Day 497: The Last Pre-Raphaelite: Edward Burne-Jones and the Victorian Imagination

Cover for The Last Pre-RaphaeliteYears ago in London I was wandering through the Tate with my friends, tired of seemingly endless rooms of Italian Renaissance paintings, when I walked into another room and was simply blown away. The room was full of life-size paintings of stunning beauty, with gemlike colors, exact details of greenery and complex woven fabrics, and narrative depictions from myth and legend. They were by the Pre-Raphaelite Brotherhood, and they must be seen in person to be fully appreciated. Ever since then I have been interested in the Pre-Raphaelites, so when I read a glowing review of The Last Pre-Raphaelite in the New York Times, I tracked it down.

Although all art movements go in and out of fashion, the Pre-Raphaelites seem to come in for more than their fair share of controversy. I have even now picked up art history books that don’t contain a single Pre-Raphaelite picture. Edward Burne-Jones was the youngest of this group of painters, although he was outlived by Holman Hunt. He was also a prolific designer of stained glass windows and even jewelry.

Portrait of Maria Zambaco
Burne-Jones Portrait of Maria Zambaco

MacCarthy’s biography is a fairly exhaustive study of Burne-Jones’ life and works, his marriage and family, life-long association and partnership with William Morris, his mentoring of younger painters and friendships with many important figures in art, literature, and politics and with a string of little girls, and his famous affair with Maria Zambaco. It discusses his association with the Pre-Raphaelites, the Arts and Crafts movement, and the philosophy of Aesthetics.

Burne-Jones believed strongly that beauty should be available to everyone. Hence, his involvement with William Morris in producing items of home decor, in illustrating manuscripts, and in designing stained glass windows for public venues. In fact, he is closely associated with the revival of the stained glass industry in England.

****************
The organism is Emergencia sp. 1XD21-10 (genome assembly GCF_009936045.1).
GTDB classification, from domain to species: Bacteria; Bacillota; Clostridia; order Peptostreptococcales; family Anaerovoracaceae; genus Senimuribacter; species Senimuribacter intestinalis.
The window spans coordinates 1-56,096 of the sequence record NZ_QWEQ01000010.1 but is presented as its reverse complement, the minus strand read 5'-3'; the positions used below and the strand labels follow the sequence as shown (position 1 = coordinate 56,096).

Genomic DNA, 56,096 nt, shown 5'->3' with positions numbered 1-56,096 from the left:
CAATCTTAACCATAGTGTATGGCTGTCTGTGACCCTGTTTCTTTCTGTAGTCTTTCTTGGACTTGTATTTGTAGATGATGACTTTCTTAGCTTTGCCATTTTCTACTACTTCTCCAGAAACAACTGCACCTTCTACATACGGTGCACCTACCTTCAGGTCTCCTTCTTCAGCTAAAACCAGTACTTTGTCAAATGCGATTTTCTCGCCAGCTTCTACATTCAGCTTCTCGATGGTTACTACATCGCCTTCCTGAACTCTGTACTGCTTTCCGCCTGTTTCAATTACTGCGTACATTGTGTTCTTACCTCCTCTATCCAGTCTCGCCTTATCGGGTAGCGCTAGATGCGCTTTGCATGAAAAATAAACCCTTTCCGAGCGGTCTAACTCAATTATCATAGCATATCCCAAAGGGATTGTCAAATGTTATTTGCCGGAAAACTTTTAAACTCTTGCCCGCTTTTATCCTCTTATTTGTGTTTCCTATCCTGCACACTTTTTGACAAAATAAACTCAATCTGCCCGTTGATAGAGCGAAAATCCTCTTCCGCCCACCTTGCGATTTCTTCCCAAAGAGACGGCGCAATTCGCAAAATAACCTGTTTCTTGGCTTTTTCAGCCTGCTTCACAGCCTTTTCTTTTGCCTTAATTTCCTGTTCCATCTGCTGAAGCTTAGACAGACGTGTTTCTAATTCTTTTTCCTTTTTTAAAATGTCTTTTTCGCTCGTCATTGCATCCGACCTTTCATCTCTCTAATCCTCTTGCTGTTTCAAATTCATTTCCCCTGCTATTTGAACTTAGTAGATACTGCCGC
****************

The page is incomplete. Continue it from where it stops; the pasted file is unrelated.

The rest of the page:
One surprise of this biography was to find the personality of a puckish jokester underneath Byrne-Jones’ ascetic, attenuated appearance. He continued throughout his life a schoolboy habit of drawing little caricatures of himself and his friends, particularly teasing ones of his good friend Morris. Although generally a moral person, he was understanding of the foibles of others and supportive of his friends, even those of whose habits he did not approve. He was beloved by many.

picture of Burne-Jones The Golden Stairs
Burne-Jones The Golden Stairs

I was interested throughout this book, even though much of it had to do with Burne-Jones’ struggles to finish work. He apparently had far more ideas than he could ever accomplish and was always working on many projects at the same time. The book is full of beautiful photographs of his art—although unfortunately most of them are too small to see the details—as well as of himself, his family and friends, residences, etc. The interiors of rooms are stunning examples of the Arts and Crafts movement.

A small quibble is the epilogue, which is concerned with the revival of interest in Burne-Jones. It is interesting up to a point, where it seems to be attempting to trace of ownership of every single work. Still, this is a fascinating biography.

Day 91: Mortal Love

Cover for Mortal LoveMortal Love is Elizabeth Hand’s extremely unusual and strange novel about artistic inspiration and its relationship to obsession. It is narrated in two parallel stories, one taking place in the present and the other in the Victorian age.

In the story from the past, an American painter named Radborne Comstock meets Evienne Upstone, a model who has inspired the work of members of the Pre-Raphaelites and who has supposedly driven one painter insane. He finds this woman irresistable but she may be insane herself. Evienne has a close associate, a maid, who has blue fingers. Comstock experiences weird hallucinations when he is near Evienne, but is not sure whether they are hallucinations or he is going insane.

In the present time Daniel Rowlands, an American writer visiting in London, meets Larkin Meade, who seems to be the same woman as Evienne Upstone. She becomes his lover and leaves him physically and emotionally deranged.

In the meantime, a young man, Comstock’s grandson, who has been raised by a man with blue fingers and has fought insanity all his life, has become obsessed with his grandfather’s paintings of Evienne and decides to visit London.

This book is a wild, fantastic tale linking Celtic folklore, the Pre-Raphaelite art movement, and ancient mythologies. It is at times bewildering but also makes compelling reading.